|Why is Apple Fighting with Their Agency?
By: Brian Keller
NWRUS: No Way Are You Serious
Everyone has an opinion on advertising, from the heads of marketing to the heads of advertising to the regular people like us.
The end of the world is coming. Apple’s in a tussle with TBWA/Chiat/Day (Media Arts Lab). The wonderful partnership between them is suffering. Why is this happening? Why is it playing out in public? What’s going to be the end result of this “marital” battle?
TWDAH: That Was Dumb As Hell (Apple)
Apple’s Head of Marketing Phil Schiller and James Vincent of Media Arts Lab have been arguing.
James Vincent/TBWA proposed a meeting to discuss brand likability, employee behaviors, etc. The ad proposal is to “change the conversation” with a focus on differentiating the iPhone from the Galaxy –
HE MEANT: “We need to let you (Apple) know that Galaxy is kicking butt. Apple has become smug and people are starting to rebel. The new operating system on the iPhone blows. There is nothing new. We can’t say that to you, though.”
TBWA also proposed regular meetings to undertake “more open and expansive ways to experiment with ideas.”
HE MEANT: “Our historic partnership has been based on trust and listening. Trust is eroding. No one (agency or client) is listening. We need to talk. Galaxy is kicking butt.”
NO WAY/YDAH: You’re Dumb As Hell (Chiat)
Apple’s Schiller didn’t buy. “To…suggest Apple needs to think dramatically different about how we are running our company is a shocking response.”
HE MEANT: “We’re not doing well. Our new computer? No one cares. Our new iOS (iPhone) blows. Galaxy is evil and kicking butt. We have nothing exciting. We’re blaming you. Suck it up. Maybe Steve can figure how to come back.”
Phil Schiller also shot down the prospect of giving Chiat more leeway to develop ideas that haven’t received a review
HE MEANT: “We can’t give you leeway for new ideas. We don’t have any ideas ourselves. There is nothing to review.”
He sort of apologized, but then Apple “blamed the agency for much failure and frustration with the iPhone vs. Galaxy positioning — and no inventive campaign solutions.”
HE MEANT: “We haven’t done anything (technologically) that’s a breakthrough in ages. You construct a ‘killer’ campaign based on this brief: We have nothing new to offer. Our rabid consumers don’t know that yet. Do something soon. We haven’t done anything to address this failure of ours in ages, WITH YOU, yet, but WE WILL.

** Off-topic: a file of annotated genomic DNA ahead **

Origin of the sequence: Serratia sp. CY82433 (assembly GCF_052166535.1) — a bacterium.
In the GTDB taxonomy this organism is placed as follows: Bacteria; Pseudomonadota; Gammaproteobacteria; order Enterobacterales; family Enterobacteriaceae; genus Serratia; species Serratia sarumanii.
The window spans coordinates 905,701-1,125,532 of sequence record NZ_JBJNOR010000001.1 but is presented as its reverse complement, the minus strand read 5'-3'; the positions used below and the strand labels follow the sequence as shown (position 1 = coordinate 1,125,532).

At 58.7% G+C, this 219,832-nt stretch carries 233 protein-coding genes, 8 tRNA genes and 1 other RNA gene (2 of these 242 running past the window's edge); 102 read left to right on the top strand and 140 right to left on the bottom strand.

Apple hasn’t been impressive lately. All public whining should end. This time, blaming the agency is not thinking different.
OMG! Opinions are popping up all over.
We used to love opinions that we found in magazines, newspapers, TV, radio, and books. We would be appalled and/or uplifted, and if inspired we’d figure out how to reach the author. We’d write. We’d wait for a response, which came or not. If there was no response our opinion, etc., would die.
Then, the web log, which is a longwinded way to say “blog,” arrived: “A personal website or web page on which an individual records opinions, links to other sites, etc. on a regular basis.”
BTB (before the blog), the idea that regular people argued about advertising was probably almost non-existent. Now, we find that people do talk “ad” and with a passion that leads some opinions “off topic” but which brings much personality, even if the subject changes and changes back.
Be happy, bloggers. People are reading.
A woman gives her opinion on a lovely piece of work from (Carte Noir) France. She didn’t like it. Or did she? How does she respond to pressure? Her supporters and detractors battle for and against her opinion.
The discussion is supposed to be about Barbara’s (names changed) opinion on a commercial.
Barbara: No, def not "the most unbelievably gorgeous food shots evah." It’s not even tempting me to eat it! Looks very plastic!
Dale: Wrong, What the f… are you looking at? Check this out. (I can hardly stop myself from licking the screen.)
Guest: STFU, Barbara. No one cares
Barbara: Neither about you.
DAX Human: Don't you have a street corner to go stand on, Barbara?
Barbara: Your mother is standing there. Besides, I'm not interested.
Kale.blank.com: I have to agree with Barbara. Those titles are so misleading. It's a really, really nice video. Very mesmerizing. But I was expecting more than one type of food, and besides, the final shot looks way too glossy.
Barbara: Thank you! Finally somebody nice and polite who can understand my different opinion.
Not that (Britney Spears): Barbara, STFU. No one cares about your dirt bars.
Barbara: Don't be so limited. I just gave an example of food being beautifully shot, but it doesn’t look real.
Grégory J: Barbara, c'mon girly, let's not be embarrassing ourselves, here...
Barbara: Why are you so passive and aggressive! I just wrote my opinion! That's what for the “comment option” is. Why are you getting so offensive?!
H: It’s the Internet. Trolls seek opportunities to be offensive.
DAX Human: Yes, and Barbara is an offensive troll.
SBT (SORRY BOUT THAT): Barbara! ):
There you go. A fully thought out or fought out discussion on this brand. Dig and see amazing comments on advertising all over. We’re sure most bloggers were not expecting comments from “civilians.”
Brian Keller is the Creative Director at teeny agency in Baltimore. He graduated from the University of Maryland (English), went to grad school at NYU (Cinema Studies), & attends University of Baltimore School of Law.
Brian's been working primarily in the digital space for years but enjoys all communications avenues.
He has built the creative departments at two agencies.
He likes skateboarding with his son. He also falls off his skateboard and amuses his son. When not amusing his son or riding bikes or playing basketball or working he writes for Beyond Madison Avenue & that's why Beyond Madison Avenue appears twice in this sentence.
Find him online here and at www.teenyagency.com.